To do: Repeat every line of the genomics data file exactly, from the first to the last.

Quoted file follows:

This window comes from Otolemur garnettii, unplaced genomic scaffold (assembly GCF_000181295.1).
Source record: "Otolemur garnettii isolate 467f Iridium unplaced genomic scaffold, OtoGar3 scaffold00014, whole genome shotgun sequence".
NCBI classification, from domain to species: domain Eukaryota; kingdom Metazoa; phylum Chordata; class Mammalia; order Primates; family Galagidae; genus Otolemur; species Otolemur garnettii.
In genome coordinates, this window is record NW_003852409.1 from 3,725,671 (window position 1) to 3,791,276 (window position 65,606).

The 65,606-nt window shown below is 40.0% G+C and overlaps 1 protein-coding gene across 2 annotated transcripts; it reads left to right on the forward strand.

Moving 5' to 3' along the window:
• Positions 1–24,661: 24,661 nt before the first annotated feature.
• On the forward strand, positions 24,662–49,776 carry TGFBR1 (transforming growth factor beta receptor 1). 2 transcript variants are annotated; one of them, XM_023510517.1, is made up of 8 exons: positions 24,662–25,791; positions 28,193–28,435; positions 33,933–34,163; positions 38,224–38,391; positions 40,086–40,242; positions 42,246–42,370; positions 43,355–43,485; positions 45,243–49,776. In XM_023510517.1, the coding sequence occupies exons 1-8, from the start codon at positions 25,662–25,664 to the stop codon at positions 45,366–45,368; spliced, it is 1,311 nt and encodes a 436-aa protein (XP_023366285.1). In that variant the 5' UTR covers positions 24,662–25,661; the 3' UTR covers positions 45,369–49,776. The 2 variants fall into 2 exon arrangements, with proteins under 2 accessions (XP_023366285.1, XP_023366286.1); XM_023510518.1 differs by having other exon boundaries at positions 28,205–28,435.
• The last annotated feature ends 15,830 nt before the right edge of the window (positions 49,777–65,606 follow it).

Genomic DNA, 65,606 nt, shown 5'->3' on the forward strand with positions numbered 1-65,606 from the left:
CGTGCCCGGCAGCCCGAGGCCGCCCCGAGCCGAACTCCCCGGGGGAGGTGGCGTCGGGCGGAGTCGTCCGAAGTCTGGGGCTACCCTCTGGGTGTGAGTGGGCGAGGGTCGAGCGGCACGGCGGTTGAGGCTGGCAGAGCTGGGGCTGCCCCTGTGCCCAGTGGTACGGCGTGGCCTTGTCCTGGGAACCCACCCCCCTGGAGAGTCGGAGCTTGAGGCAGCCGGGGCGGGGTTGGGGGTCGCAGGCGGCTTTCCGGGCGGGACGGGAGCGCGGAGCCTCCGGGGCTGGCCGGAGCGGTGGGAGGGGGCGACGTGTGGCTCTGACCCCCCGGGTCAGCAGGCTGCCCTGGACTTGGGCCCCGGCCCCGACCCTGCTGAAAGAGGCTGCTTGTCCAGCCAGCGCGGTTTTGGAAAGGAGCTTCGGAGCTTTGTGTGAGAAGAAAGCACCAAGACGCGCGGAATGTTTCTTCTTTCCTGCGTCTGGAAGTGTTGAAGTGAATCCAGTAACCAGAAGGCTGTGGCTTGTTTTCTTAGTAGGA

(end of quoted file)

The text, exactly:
This window comes from Otolemur garnettii, unplaced genomic scaffold (assembly GCF_000181295.1).
Source record: "Otolemur garnettii isolate 467f Iridium unplaced genomic scaffold, OtoGar3 scaffold00014, whole genome shotgun sequence".
NCBI classification, from domain to species: domain Eukaryota; kingdom Metazoa; phylum Chordata; class Mammalia; order Primates; family Galagidae; genus Otolemur; species Otolemur garnettii.
In genome coordinates, this window is record NW_003852409.1 from 3,725,671 (window position 1) to 3,791,276 (window position 65,606).

The 65,606-nt window shown below is 40.0% G+C and overlaps 1 protein-coding gene across 2 annotated transcripts; it reads left to right on the forward strand.

Moving 5' to 3' along the window:
• Positions 1–24,661: 24,661 nt before the first annotated feature.
• On the forward strand, positions 24,662–49,776 carry TGFBR1 (transforming growth factor beta receptor 1). 2 transcript variants are annotated; one of them, XM_023510517.1, is made up of 8 exons: positions 24,662–25,791; positions 28,193–28,435; positions 33,933–34,163; positions 38,224–38,391; positions 40,086–40,242; positions 42,246–42,370; positions 43,355–43,485; positions 45,243–49,776. In XM_023510517.1, the coding sequence occupies exons 1-8, from the start codon at positions 25,662–25,664 to the stop codon at positions 45,366–45,368; spliced, it is 1,311 nt and encodes a 436-aa protein (XP_023366285.1). In that variant the 5' UTR covers positions 24,662–25,661; the 3' UTR covers positions 45,369–49,776. The 2 variants fall into 2 exon arrangements, with proteins under 2 accessions (XP_023366285.1, XP_023366286.1); XM_023510518.1 differs by having other exon boundaries at positions 28,205–28,435.
• The last annotated feature ends 15,830 nt before the right edge of the window (positions 49,777–65,606 follow it).

Genomic DNA, 65,606 nt, shown 5'->3' on the forward strand with positions numbered 1-65,606 from the left:
CGTGCCCGGCAGCCCGAGGCCGCCCCGAGCCGAACTCCCCGGGGGAGGTGGCGTCGGGCGGAGTCGTCCGAAGTCTGGGGCTACCCTCTGGGTGTGAGTGGGCGAGGGTCGAGCGGCACGGCGGTTGAGGCTGGCAGAGCTGGGGCTGCCCCTGTGCCCAGTGGTACGGCGTGGCCTTGTCCTGGGAACCCACCCCCCTGGAGAGTCGGAGCTTGAGGCAGCCGGGGCGGGGTTGGGGGTCGCAGGCGGCTTTCCGGGCGGGACGGGAGCGCGGAGCCTCCGGGGCTGGCCGGAGCGGTGGGAGGGGGCGACGTGTGGCTCTGACCCCCCGGGTCAGCAGGCTGCCCTGGACTTGGGCCCCGGCCCCGACCCTGCTGAAAGAGGCTGCTTGTCCAGCCAGCGCGGTTTTGGAAAGGAGCTTCGGAGCTTTGTGTGAGAAGAAAGCACCAAGACGCGCGGAATGTTTCTTCTTTCCTGCGTCTGGAAGTGTTGAAGTGAATCCAGTAACCAGAAGGCTGTGGCTTGTTTTCTTAGTAGGA